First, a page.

In Texas, 52 people convicted of crimes have been cleared through DNA testing, more exonerations than any other state, according to the New York-based Innocence Project.
The testing led to the real criminal being identified in 21 of those cases, including that of Michael Morton, who spent 25 years in prison for his wife’s murder before DNA proved him innocent and linked another man to her death.
And yet current state law, based on a ruling by the Texas Court of Criminal Appeals, puts an undue burden on defendants who request DNA testing. They have to prove in advance that an item contains DNA before a judge will grant testing of the evidence.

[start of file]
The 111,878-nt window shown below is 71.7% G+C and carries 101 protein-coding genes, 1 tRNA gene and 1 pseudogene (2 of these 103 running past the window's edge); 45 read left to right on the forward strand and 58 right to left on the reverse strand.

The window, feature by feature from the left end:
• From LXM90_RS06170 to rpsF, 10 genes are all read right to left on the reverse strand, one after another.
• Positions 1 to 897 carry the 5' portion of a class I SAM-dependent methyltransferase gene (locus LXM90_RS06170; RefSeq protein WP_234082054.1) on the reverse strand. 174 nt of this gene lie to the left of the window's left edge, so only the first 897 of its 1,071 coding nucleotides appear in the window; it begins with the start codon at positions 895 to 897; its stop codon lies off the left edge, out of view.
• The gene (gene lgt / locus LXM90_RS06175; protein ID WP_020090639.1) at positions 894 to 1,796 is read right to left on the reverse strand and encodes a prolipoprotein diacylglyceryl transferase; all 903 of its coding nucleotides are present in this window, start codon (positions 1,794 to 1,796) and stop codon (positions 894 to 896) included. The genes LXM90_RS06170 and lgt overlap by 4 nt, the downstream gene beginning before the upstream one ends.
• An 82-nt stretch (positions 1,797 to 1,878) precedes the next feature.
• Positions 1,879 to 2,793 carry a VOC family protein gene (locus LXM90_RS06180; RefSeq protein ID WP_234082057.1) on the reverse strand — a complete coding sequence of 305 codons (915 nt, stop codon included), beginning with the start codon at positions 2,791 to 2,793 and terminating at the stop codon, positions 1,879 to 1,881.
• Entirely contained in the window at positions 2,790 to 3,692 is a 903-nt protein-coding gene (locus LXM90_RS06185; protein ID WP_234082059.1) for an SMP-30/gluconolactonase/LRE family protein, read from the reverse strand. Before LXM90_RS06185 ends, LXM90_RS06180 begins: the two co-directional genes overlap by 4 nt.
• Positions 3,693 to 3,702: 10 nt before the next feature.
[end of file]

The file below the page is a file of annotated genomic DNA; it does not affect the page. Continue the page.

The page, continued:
That doesn’t make sense, and the Legislature has moved to correct that by passing a bill this week that calls for testing of items if there is a “reasonable likelihood” they contain DNA evidence.
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Senate Bill 487, authored by state Sen. Rodney Ellis, D-Houston, was sent to the governor Wednesday. Gov. Greg Abbott should waste no time before signing it.